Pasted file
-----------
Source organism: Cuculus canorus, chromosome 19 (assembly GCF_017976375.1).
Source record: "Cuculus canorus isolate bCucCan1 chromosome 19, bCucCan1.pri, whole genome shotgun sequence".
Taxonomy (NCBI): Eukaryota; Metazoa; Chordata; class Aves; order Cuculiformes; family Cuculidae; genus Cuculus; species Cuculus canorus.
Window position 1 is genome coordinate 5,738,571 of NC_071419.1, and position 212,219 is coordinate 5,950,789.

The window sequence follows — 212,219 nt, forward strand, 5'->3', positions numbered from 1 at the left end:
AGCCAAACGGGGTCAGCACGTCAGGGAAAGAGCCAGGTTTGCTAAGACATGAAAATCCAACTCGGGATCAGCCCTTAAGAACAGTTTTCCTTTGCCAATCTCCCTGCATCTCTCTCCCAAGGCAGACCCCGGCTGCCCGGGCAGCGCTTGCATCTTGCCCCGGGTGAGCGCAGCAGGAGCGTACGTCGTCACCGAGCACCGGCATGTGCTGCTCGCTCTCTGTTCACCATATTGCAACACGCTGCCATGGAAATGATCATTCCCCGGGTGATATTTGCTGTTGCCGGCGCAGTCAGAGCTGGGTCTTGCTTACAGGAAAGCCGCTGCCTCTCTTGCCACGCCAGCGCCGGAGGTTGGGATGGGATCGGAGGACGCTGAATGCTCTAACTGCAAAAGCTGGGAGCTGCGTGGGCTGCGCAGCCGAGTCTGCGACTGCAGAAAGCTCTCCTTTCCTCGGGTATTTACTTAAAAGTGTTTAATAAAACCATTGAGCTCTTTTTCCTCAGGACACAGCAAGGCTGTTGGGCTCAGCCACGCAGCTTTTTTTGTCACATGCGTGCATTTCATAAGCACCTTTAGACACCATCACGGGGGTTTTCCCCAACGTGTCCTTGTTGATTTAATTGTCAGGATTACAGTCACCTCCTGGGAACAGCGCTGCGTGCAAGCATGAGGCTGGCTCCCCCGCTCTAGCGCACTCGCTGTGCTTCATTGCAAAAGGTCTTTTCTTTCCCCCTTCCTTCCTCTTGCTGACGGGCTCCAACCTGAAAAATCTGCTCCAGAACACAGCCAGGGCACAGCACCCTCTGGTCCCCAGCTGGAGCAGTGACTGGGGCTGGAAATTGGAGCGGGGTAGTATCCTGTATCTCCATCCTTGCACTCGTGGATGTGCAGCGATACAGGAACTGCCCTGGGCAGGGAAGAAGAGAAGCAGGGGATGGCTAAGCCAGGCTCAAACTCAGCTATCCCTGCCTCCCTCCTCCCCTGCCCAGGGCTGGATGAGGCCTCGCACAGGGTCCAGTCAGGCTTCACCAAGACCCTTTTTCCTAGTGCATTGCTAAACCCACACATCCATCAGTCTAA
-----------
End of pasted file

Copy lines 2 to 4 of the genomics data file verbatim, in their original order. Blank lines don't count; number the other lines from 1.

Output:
Source record: "Cuculus canorus isolate bCucCan1 chromosome 19, bCucCan1.pri, whole genome shotgun sequence".
Taxonomy (NCBI): Eukaryota; Metazoa; Chordata; class Aves; order Cuculiformes; family Cuculidae; genus Cuculus; species Cuculus canorus.
Window position 1 is genome coordinate 5,738,571 of NC_071419.1, and position 212,219 is coordinate 5,950,789.